Nature of Science/Nature of Technology
  • How is the Periodic Table of Elements a good example of how scientific knowledge progresses? Explain.
  • Why do you think Mendeleev decided to organize the elements in such a way as to ensure spaces were left for new discoveries? Explain.
Teaching Suggestions
  • This video and article can be used to support teaching and learning of Chemistry and History & World Studies related to the periodic table. Concepts introduced include Periodic Table of Elements, chemical elements, periods, groups, atomic number, metals and nonmetals.
  • Before watching the video and reading the article, teachers could introduce this topic by engaging students in a discussion to activate their prior knowledge related to elements and the periodic table. Teachers could have students engage in a think-pair-share to address such questions as “what are elements?,” “how are elements discovered?,” “how do elements get their names?,” “what is the most important element?,” “what is the most valuable element?,” etc. Students could refer to a copy of the periodic table as a reference as they discuss these questions.
  • After this initial discussion, students could view the video “The Genius of Mendeleev’s Periodic Table.”
  • After viewing the video, students in small groups could do a  Video Review learning strategy to gather more information from the video and consolidate understanding. Ready-to-use Video Review reproducibles can be downloaded in [Google doc] and [PDF] formats.
  • Teachers could then start a class discussion about the importance of having a universal organization for such important discoveries and how a common reference table such as this benefits science.
  • To conclude, students could complete an Exit Slip learning strategy to consolidate their understanding of the video and topics discussed. Teachers could collect and review the answers provided to assess the depth of student understanding on this topic. The ready-to-use Exit Slip reproducible for this video can be downloaded in [Google doc] and [PDF] formats.
Teaching Suggestions
  • This video and article can be used to support teaching and learning of Chemistry and History & World Studies related to the periodic table. Concepts introduced include Periodic Table of Elements, chemical elements, periods, groups, atomic number, metals and nonmetals.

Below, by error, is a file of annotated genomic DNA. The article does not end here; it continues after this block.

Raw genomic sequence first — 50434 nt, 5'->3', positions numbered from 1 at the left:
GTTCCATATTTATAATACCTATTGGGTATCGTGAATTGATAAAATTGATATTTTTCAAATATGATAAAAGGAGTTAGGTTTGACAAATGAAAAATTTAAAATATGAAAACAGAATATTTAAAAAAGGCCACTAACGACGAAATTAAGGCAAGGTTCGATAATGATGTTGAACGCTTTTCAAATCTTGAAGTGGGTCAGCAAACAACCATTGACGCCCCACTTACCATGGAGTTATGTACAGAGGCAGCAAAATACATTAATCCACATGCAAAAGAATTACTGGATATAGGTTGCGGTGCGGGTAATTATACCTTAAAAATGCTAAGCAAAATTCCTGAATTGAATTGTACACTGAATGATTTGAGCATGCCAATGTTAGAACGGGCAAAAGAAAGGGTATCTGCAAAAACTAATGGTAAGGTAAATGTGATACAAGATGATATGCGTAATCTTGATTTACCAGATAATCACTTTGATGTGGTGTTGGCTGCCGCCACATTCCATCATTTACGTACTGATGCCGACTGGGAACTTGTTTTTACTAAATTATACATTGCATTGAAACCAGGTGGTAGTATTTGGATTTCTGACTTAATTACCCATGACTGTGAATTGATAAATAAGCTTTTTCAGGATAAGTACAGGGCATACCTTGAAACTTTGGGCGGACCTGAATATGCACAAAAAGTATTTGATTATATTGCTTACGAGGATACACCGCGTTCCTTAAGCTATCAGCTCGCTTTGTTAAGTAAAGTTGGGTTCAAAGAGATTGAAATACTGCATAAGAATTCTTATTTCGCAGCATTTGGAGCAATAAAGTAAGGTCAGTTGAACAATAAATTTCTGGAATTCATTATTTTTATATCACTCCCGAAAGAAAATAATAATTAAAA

• Before watching the video and reading the article, teachers could introduce this topic by engaging students in a discussion to activate their prior knowledge related to elements and the periodic table. Teachers could have students engage in a think-pair-share to address such questions as “what are elements?,” “how are elements discovered?,” “how do elements get their names?,” “what is the most important element?,” “what is the most valuable element?,” etc. Students could refer to a copy of the periodic table as a reference as they discuss these questions.
  • After this initial discussion, students could view the video “The Genius of Mendeleev’s Periodic Table.”
  • After viewing the video, students in small groups could do a  Video Review learning strategy to gather more information from the video and consolidate understanding. Ready-to-use Video Review reproducibles can be downloaded in [Google doc] and [PDF] formats.
  • Teachers could then start a class discussion about the importance of having a universal organization for such important discoveries and how a common reference table such as this benefits science.
  • To conclude, students could complete an Exit Slip learning strategy to consolidate their understanding of the video and topics discussed. Teachers could collect and review the answers provided to assess the depth of student understanding on this topic. The ready-to-use Exit Slip reproducible for this video can be downloaded in [Google doc] and [PDF] formats.

Learn more

Dynamic Periodic Table

A dynamic and interactive periodic table by Michael Dayah that provides information about the elements, including properties, orbitals, and isotopes.

There's More Than One Periodic Table. Here Are Some Designs You've Never Seen (2019)

Article by Jacinta Bowler that depicts some early attempts at organizing the elements of the periodic table.

How the periodic table went from a sketch to an enduring masterpiece (2019)

Article Tom Siegfried by detailing the history of Mendeleev and the periodic table in great depth.

The Newest Elements on the Periodic Table (2016)

Learn about the four elements added in 2016 with this Let’s Talk Science article.

References

The Royal Society of Chemistry. (n.d.). Development of the periodic table.

Vincent, B. B. (2019, May 23). Dmitri Mendeleev. Encyclopaedia Britannica.